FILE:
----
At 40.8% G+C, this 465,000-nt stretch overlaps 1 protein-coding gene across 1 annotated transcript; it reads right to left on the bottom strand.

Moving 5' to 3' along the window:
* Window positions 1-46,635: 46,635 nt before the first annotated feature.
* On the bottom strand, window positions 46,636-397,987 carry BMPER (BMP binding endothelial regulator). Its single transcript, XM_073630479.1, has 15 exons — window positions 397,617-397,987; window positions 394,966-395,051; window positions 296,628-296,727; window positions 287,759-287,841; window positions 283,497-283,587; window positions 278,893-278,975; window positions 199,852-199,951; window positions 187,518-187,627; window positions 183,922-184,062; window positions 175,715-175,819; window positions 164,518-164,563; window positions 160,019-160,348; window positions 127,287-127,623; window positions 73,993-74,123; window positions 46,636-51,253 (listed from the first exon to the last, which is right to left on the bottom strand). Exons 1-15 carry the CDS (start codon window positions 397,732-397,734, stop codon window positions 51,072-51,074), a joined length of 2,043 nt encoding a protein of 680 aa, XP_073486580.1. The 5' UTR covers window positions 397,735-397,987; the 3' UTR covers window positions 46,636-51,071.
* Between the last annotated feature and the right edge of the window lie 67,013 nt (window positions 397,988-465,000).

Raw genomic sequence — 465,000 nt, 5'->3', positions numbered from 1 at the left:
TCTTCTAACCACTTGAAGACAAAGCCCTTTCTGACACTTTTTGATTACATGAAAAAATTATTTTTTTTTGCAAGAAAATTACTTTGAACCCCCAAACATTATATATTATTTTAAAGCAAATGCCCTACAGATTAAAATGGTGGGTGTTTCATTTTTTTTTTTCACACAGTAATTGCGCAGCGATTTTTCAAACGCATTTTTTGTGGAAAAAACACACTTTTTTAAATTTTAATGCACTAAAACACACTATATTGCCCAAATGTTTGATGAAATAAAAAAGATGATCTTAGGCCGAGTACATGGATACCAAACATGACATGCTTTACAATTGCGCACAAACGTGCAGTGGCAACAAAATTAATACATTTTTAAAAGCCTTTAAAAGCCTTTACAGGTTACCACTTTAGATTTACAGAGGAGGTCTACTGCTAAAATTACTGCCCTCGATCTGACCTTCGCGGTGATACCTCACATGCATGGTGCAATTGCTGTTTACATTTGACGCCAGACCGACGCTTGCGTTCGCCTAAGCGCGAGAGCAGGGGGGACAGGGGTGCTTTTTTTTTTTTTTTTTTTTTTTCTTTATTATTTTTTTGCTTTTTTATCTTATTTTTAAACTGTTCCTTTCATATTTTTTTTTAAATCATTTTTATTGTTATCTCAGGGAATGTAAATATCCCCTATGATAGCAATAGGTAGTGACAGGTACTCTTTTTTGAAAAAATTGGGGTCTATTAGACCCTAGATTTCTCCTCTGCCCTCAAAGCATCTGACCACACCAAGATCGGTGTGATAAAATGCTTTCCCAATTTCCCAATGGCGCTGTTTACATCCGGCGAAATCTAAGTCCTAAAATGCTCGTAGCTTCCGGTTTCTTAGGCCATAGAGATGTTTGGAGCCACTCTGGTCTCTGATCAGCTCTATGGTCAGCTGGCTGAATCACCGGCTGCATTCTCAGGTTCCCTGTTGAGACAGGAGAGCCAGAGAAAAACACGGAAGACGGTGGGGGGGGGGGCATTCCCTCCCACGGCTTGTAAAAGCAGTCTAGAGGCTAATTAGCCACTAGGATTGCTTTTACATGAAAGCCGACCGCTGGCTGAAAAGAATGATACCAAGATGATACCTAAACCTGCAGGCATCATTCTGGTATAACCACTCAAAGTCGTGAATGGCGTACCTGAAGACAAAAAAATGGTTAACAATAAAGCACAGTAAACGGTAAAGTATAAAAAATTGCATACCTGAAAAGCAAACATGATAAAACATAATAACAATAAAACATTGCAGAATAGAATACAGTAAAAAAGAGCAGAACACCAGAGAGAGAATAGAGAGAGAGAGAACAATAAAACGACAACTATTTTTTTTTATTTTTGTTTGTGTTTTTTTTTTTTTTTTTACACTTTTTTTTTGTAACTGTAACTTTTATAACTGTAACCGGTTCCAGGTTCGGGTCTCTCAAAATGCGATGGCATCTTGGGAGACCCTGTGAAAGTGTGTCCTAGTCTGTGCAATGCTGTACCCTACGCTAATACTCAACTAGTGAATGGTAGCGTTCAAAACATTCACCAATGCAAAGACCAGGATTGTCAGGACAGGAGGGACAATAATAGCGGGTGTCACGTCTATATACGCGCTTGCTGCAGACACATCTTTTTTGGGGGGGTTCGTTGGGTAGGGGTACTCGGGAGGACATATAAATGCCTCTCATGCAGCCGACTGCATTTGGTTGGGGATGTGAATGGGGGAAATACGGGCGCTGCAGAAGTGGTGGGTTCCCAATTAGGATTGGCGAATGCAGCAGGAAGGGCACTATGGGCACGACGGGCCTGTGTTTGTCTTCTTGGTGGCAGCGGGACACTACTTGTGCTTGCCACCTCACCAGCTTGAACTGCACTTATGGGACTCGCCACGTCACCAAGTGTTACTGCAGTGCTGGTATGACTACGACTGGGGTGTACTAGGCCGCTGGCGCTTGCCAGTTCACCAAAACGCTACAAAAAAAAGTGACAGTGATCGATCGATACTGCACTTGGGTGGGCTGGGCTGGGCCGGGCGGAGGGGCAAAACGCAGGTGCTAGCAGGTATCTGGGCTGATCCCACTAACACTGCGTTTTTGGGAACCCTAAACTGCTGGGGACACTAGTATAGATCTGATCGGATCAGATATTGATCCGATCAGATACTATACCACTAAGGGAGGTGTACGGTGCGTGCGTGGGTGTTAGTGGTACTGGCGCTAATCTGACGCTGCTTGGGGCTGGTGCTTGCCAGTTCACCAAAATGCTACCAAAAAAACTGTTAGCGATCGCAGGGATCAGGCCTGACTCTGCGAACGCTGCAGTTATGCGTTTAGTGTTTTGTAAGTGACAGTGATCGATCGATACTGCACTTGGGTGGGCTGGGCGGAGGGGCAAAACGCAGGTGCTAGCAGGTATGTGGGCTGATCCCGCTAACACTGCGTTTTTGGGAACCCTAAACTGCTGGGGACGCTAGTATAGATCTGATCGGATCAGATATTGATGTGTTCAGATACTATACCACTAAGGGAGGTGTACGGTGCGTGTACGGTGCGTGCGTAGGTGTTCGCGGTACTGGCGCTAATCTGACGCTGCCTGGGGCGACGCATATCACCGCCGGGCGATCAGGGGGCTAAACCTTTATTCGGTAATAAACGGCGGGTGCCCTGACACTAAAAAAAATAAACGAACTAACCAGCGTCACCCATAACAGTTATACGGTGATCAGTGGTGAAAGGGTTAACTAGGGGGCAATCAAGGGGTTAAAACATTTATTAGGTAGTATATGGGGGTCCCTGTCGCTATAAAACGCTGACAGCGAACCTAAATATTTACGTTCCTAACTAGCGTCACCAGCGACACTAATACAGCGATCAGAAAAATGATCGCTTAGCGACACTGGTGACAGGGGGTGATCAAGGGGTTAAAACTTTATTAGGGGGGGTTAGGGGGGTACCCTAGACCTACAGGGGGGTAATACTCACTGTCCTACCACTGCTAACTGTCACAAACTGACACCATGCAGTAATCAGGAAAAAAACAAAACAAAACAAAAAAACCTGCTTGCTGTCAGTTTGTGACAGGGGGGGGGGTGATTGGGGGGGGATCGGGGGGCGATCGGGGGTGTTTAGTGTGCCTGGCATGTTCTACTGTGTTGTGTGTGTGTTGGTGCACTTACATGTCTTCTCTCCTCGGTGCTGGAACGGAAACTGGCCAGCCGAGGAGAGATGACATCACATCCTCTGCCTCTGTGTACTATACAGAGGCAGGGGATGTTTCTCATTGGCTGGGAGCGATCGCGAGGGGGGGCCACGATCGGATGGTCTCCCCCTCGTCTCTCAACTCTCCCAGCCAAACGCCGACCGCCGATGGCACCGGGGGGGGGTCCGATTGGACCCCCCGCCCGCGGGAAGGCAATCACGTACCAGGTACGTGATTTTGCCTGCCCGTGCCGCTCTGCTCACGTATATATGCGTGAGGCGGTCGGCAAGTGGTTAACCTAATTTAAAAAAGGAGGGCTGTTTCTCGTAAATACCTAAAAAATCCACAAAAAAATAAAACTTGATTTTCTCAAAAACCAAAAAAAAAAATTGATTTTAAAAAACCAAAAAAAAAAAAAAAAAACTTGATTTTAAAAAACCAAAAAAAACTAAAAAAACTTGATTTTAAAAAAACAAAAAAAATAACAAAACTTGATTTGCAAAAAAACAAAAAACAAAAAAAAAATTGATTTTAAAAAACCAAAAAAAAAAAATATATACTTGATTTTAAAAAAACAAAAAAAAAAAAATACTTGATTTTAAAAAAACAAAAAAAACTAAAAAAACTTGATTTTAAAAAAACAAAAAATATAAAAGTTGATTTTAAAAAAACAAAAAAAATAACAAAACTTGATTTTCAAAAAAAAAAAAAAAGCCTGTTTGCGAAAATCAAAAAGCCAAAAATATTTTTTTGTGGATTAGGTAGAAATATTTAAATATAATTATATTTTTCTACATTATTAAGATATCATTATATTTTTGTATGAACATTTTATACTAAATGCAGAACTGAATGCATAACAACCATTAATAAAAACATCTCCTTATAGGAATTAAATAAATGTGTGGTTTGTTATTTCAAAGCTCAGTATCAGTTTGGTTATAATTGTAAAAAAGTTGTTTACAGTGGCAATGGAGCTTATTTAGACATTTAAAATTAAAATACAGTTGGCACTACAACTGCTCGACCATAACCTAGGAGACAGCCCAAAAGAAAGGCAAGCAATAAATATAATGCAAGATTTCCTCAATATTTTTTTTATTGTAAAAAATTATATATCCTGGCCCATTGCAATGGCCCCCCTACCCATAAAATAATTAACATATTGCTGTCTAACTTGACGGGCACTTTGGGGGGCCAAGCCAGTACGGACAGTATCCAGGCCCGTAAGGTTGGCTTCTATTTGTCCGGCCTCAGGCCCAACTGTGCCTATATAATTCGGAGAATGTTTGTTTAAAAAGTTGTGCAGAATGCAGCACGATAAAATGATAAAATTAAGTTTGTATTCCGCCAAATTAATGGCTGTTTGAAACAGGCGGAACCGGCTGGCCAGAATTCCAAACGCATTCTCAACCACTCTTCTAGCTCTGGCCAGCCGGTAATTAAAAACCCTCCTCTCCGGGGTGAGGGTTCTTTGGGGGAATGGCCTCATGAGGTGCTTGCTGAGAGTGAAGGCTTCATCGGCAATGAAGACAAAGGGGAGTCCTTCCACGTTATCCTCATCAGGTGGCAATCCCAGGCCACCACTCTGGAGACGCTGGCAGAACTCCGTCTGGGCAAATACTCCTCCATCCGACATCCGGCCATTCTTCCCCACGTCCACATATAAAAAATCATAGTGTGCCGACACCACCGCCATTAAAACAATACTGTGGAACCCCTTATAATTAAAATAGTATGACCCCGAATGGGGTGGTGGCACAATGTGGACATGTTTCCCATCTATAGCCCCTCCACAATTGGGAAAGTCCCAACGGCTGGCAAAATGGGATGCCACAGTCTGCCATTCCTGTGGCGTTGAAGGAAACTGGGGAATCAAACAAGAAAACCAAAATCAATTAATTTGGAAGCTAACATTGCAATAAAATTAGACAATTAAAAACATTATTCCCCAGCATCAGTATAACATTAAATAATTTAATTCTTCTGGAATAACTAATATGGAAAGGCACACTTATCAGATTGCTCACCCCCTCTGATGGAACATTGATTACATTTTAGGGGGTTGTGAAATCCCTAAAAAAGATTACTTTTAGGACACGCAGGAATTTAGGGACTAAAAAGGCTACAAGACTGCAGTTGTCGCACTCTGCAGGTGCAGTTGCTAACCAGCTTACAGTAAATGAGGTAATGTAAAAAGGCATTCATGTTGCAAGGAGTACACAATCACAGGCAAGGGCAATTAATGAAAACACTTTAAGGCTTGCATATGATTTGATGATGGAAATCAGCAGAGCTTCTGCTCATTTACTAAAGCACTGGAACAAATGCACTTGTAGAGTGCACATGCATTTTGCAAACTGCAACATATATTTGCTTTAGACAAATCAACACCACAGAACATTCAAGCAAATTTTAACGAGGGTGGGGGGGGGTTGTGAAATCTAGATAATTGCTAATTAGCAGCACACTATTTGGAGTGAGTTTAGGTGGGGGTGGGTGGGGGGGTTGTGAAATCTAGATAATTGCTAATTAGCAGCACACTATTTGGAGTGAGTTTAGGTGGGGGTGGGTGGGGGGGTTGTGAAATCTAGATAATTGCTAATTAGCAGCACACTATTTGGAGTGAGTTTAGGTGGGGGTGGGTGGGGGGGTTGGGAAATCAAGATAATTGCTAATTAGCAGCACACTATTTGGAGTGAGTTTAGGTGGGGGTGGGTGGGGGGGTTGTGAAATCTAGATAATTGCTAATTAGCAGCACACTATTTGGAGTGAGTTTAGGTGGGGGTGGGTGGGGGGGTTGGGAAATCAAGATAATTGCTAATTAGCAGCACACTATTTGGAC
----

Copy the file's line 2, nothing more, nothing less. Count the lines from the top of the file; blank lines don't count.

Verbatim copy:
Moving 5' to 3' along the window: